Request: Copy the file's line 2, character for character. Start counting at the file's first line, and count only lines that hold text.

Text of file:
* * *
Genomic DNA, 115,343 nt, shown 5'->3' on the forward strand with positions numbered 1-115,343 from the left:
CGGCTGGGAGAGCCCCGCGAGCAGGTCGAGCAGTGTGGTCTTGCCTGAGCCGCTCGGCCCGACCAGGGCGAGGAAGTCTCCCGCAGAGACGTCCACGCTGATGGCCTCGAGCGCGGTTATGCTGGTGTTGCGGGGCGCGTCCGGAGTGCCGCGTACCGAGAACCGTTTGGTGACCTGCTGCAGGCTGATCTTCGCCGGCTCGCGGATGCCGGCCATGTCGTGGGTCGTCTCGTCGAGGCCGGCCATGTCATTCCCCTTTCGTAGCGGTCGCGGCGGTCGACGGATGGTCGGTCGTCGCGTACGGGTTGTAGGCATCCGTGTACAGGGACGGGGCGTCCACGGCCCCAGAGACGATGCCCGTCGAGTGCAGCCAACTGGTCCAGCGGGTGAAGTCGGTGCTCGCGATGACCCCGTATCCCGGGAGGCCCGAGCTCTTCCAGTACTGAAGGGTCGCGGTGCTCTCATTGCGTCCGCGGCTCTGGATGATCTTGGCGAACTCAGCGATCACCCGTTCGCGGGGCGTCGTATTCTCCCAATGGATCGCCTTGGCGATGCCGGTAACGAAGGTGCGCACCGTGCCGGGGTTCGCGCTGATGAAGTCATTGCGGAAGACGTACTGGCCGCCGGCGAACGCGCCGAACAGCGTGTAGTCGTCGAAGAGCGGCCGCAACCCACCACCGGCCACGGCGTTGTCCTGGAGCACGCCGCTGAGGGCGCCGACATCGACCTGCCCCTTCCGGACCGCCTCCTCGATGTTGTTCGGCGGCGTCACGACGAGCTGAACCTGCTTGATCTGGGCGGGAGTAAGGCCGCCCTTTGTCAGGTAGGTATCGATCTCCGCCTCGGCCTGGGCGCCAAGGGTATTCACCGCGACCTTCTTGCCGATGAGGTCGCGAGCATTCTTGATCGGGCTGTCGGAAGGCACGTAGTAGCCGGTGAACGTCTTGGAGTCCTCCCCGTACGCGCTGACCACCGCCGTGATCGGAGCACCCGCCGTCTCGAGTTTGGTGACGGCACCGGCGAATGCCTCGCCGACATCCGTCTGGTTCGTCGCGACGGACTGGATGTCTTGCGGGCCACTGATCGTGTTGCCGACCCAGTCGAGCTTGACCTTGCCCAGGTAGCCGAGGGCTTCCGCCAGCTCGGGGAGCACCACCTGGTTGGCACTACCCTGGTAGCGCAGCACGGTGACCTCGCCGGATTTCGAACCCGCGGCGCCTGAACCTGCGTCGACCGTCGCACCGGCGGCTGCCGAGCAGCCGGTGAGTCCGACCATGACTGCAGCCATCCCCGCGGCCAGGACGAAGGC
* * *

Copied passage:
CGGCTGGGAGAGCCCCGCGAGCAGGTCGAGCAGTGTGGTCTTGCCTGAGCCGCTCGGCCCGACCAGGGCGAGGAAGTCTCCCGCAGAGACGTCCACGCTGATGGCCTCGAGCGCGGTTATGCTGGTGTTGCGGGGCGCGTCCGGAGTGCCGCGTACCGAGAACCGTTTGGTGACCTGCTGCAGGCTGATCTTCGCCGGCTCGCGGATGCCGGCCATGTCGTGGGTCGTCTCGTCGAGGCCGGCCATGTCATTCCCCTTTCGTAGCGGTCGCGGCGGTCGACGGATGGTCGGTCGTCGCGTACGGGTTGTAGGCATCCGTGTACAGGGACGGGGCGTCCACGGCCCCAGAGACGATGCCCGTCGAGTGCAGCCAACTGGTCCAGCGGGTGAAGTCGGTGCTCGCGATGACCCCGTATCCCGGGAGGCCCGAGCTCTTCCAGTACTGAAGGGTCGCGGTGCTCTCATTGCGTCCGCGGCTCTGGATGATCTTGGCGAACTCAGCGATCACCCGTTCGCGGGGCGTCGTATTCTCCCAATGGATCGCCTTGGCGATGCCGGTAACGAAGGTGCGCACCGTGCCGGGGTTCGCGCTGATGAAGTCATTGCGGAAGACGTACTGGCCGCCGGCGAACGCGCCGAACAGCGTGTAGTCGTCGAAGAGCGGCCGCAACCCACCACCGGCCACGGCGTTGTCCTGGAGCACGCCGCTGAGGGCGCCGACATCGACCTGCCCCTTCCGGACCGCCTCCTCGATGTTGTTCGGCGGCGTCACGACGAGCTGAACCTGCTTGATCTGGGCGGGAGTAAGGCCGCCCTTTGTCAGGTAGGTATCGATCTCCGCCTCGGCCTGGGCGCCAAGGGTATTCACCGCGACCTTCTTGCCGATGAGGTCGCGAGCATTCTTGATCGGGCTGTCGGAAGGCACGTAGTAGCCGGTGAACGTCTTGGAGTCCTCCCCGTACGCGCTGACCACCGCCGTGATCGGAGCACCCGCCGTCTCGAGTTTGGTGACGGCACCGGCGAATGCCTCGCCGACATCCGTCTGGTTCGTCGCGACGGACTGGATGTCTTGCGGGCCACTGATCGTGTTGCCGACCCAGTCGAGCTTGACCTTGCCCAGGTAGCCGAGGGCTTCCGCCAGCTCGGGGAGCACCACCTGGTTGGCACTACCCTGGTAGCGCAGCACGGTGACCTCGCCGGATTTCGAACCCGCGGCGCCTGAACCTGCGTCGACCGTCGCACCGGCGGCTGCCGAGCAGCCGGTGAGTCCGACCATGACTGCAGCCATCCCCGCGGCCAGGACGAAGGC